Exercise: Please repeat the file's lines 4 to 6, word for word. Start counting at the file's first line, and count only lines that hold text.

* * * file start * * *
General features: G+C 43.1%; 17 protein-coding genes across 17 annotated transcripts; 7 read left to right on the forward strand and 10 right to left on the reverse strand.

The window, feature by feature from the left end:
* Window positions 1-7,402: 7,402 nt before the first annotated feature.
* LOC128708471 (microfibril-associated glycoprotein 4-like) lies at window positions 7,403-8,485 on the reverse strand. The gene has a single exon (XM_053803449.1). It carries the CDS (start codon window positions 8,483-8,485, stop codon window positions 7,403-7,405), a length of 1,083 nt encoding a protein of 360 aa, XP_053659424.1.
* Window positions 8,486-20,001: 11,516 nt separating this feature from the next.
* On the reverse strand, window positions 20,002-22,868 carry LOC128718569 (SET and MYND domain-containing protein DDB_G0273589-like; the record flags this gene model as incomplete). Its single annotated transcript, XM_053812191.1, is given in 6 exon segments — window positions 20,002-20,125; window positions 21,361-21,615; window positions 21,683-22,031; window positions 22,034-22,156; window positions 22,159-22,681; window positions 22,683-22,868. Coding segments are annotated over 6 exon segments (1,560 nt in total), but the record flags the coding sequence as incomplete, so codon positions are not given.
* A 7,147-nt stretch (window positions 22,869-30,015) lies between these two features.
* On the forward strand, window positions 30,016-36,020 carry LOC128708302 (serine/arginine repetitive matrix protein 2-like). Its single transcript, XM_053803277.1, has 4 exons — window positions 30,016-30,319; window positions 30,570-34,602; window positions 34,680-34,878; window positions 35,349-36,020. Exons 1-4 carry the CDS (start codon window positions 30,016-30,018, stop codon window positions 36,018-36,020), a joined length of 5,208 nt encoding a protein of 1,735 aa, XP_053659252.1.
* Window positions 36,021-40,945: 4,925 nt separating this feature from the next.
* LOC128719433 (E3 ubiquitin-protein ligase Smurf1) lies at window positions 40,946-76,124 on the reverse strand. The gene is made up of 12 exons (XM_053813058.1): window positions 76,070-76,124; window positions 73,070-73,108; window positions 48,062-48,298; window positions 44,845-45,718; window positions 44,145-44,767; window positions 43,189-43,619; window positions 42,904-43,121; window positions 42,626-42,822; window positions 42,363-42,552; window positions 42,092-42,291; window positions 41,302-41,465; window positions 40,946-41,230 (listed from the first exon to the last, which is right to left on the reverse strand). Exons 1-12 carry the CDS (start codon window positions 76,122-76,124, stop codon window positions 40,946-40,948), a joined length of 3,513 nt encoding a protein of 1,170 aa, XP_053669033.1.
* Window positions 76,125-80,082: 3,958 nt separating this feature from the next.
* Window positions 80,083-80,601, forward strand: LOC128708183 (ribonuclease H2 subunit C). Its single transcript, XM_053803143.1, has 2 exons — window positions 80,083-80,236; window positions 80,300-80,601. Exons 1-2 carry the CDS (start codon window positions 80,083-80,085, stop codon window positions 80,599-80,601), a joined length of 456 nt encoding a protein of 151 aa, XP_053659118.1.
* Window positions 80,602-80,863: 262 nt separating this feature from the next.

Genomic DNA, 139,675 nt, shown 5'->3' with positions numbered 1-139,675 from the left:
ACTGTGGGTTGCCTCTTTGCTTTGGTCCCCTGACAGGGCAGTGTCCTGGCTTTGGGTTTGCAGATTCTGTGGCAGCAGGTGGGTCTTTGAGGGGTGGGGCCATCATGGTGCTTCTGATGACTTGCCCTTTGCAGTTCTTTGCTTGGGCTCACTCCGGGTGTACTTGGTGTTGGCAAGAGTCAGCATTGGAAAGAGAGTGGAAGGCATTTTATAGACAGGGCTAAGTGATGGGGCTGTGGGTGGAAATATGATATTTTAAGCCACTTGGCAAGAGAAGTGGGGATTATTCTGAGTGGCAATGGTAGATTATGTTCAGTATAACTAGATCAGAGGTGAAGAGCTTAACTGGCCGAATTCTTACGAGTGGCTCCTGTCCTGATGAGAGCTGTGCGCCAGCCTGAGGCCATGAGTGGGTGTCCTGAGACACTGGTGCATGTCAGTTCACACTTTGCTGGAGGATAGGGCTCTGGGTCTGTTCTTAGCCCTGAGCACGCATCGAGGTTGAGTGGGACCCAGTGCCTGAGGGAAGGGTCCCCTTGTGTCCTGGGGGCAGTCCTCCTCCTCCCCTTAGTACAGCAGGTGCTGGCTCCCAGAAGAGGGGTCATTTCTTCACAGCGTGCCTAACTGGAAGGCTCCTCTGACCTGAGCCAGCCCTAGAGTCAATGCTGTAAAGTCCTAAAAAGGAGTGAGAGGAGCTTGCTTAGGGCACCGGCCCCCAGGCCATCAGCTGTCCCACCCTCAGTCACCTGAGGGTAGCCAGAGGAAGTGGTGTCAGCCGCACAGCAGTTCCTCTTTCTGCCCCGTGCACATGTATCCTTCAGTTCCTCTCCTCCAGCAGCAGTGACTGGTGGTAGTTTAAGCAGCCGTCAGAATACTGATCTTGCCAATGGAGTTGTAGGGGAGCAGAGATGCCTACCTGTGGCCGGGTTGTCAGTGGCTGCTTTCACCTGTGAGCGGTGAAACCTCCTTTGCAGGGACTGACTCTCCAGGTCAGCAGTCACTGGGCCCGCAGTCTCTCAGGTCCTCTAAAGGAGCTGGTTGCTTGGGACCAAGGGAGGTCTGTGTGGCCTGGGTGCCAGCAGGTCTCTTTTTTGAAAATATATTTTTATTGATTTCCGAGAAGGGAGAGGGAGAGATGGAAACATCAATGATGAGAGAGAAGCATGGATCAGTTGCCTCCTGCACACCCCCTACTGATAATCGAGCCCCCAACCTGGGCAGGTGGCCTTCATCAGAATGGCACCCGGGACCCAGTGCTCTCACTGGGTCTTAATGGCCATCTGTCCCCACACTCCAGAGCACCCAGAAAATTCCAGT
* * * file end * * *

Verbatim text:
* LOC128708471 (microfibril-associated glycoprotein 4-like) lies at window positions 7,403-8,485 on the reverse strand. The gene has a single exon (XM_053803449.1). It carries the CDS (start codon window positions 8,483-8,485, stop codon window positions 7,403-7,405), a length of 1,083 nt encoding a protein of 360 aa, XP_053659424.1.
* Window positions 8,486-20,001: 11,516 nt separating this feature from the next.
* On the reverse strand, window positions 20,002-22,868 carry LOC128718569 (SET and MYND domain-containing protein DDB_G0273589-like; the record flags this gene model as incomplete). Its single annotated transcript, XM_053812191.1, is given in 6 exon segments — window positions 20,002-20,125; window positions 21,361-21,615; window positions 21,683-22,031; window positions 22,034-22,156; window positions 22,159-22,681; window positions 22,683-22,868. Coding segments are annotated over 6 exon segments (1,560 nt in total), but the record flags the coding sequence as incomplete, so codon positions are not given.